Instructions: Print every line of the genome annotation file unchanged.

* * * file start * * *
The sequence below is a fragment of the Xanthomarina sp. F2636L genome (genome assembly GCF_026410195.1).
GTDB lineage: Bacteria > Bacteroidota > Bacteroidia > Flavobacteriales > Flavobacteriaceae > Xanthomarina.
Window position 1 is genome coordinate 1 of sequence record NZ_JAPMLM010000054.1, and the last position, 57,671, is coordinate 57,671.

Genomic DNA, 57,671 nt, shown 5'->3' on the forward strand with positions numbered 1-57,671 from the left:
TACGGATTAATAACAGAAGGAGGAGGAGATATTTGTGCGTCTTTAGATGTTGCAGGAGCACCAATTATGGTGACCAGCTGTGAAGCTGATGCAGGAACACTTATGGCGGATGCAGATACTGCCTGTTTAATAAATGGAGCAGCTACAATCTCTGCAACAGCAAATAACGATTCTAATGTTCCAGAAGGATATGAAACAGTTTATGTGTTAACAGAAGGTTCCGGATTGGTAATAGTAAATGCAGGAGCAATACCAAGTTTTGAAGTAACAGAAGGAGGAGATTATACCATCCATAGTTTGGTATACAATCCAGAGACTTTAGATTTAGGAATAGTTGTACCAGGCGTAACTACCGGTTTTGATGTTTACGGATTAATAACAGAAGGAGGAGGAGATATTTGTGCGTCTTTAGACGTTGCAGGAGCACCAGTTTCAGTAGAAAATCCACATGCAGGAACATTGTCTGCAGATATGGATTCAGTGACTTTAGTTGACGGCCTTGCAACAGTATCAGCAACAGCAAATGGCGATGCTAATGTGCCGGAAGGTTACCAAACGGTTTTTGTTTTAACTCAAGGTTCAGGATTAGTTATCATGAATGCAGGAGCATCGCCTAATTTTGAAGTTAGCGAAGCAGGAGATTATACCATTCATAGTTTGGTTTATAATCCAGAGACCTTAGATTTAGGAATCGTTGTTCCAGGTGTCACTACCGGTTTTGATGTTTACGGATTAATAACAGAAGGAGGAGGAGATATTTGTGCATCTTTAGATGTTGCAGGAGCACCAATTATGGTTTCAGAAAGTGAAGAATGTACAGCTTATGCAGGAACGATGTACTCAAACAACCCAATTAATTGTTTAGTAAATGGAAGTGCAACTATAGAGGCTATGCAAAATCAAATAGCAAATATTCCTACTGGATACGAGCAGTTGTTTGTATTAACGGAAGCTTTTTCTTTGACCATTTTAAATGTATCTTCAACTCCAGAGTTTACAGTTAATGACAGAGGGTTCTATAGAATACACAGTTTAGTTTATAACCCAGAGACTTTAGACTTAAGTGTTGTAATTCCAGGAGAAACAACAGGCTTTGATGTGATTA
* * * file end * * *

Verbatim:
The sequence below is a fragment of the Xanthomarina sp. F2636L genome (genome assembly GCF_026410195.1).
GTDB lineage: Bacteria > Bacteroidota > Bacteroidia > Flavobacteriales > Flavobacteriaceae > Xanthomarina.
Window position 1 is genome coordinate 1 of sequence record NZ_JAPMLM010000054.1, and the last position, 57,671, is coordinate 57,671.

Genomic DNA, 57,671 nt, shown 5'->3' on the forward strand with positions numbered 1-57,671 from the left:
TACGGATTAATAACAGAAGGAGGAGGAGATATTTGTGCGTCTTTAGATGTTGCAGGAGCACCAATTATGGTGACCAGCTGTGAAGCTGATGCAGGAACACTTATGGCGGATGCAGATACTGCCTGTTTAATAAATGGAGCAGCTACAATCTCTGCAACAGCAAATAACGATTCTAATGTTCCAGAAGGATATGAAACAGTTTATGTGTTAACAGAAGGTTCCGGATTGGTAATAGTAAATGCAGGAGCAATACCAAGTTTTGAAGTAACAGAAGGAGGAGATTATACCATCCATAGTTTGGTATACAATCCAGAGACTTTAGATTTAGGAATAGTTGTACCAGGCGTAACTACCGGTTTTGATGTTTACGGATTAATAACAGAAGGAGGAGGAGATATTTGTGCGTCTTTAGACGTTGCAGGAGCACCAGTTTCAGTAGAAAATCCACATGCAGGAACATTGTCTGCAGATATGGATTCAGTGACTTTAGTTGACGGCCTTGCAACAGTATCAGCAACAGCAAATGGCGATGCTAATGTGCCGGAAGGTTACCAAACGGTTTTTGTTTTAACTCAAGGTTCAGGATTAGTTATCATGAATGCAGGAGCATCGCCTAATTTTGAAGTTAGCGAAGCAGGAGATTATACCATTCATAGTTTGGTTTATAATCCAGAGACCTTAGATTTAGGAATCGTTGTTCCAGGTGTCACTACCGGTTTTGATGTTTACGGATTAATAACAGAAGGAGGAGGAGATATTTGTGCATCTTTAGATGTTGCAGGAGCACCAATTATGGTTTCAGAAAGTGAAGAATGTACAGCTTATGCAGGAACGATGTACTCAAACAACCCAATTAATTGTTTAGTAAATGGAAGTGCAACTATAGAGGCTATGCAAAATCAAATAGCAAATATTCCTACTGGATACGAGCAGTTGTTTGTATTAACGGAAGCTTTTTCTTTGACCATTTTAAATGTATCTTCAACTCCAGAGTTTACAGTTAATGACAGAGGGTTCTATAGAATACACAGTTTAGTTTATAACCCAGAGACTTTAGACTTAAGTGTTGTAATTCCAGGAGAAACAACAGGCTTTGATGTGATTA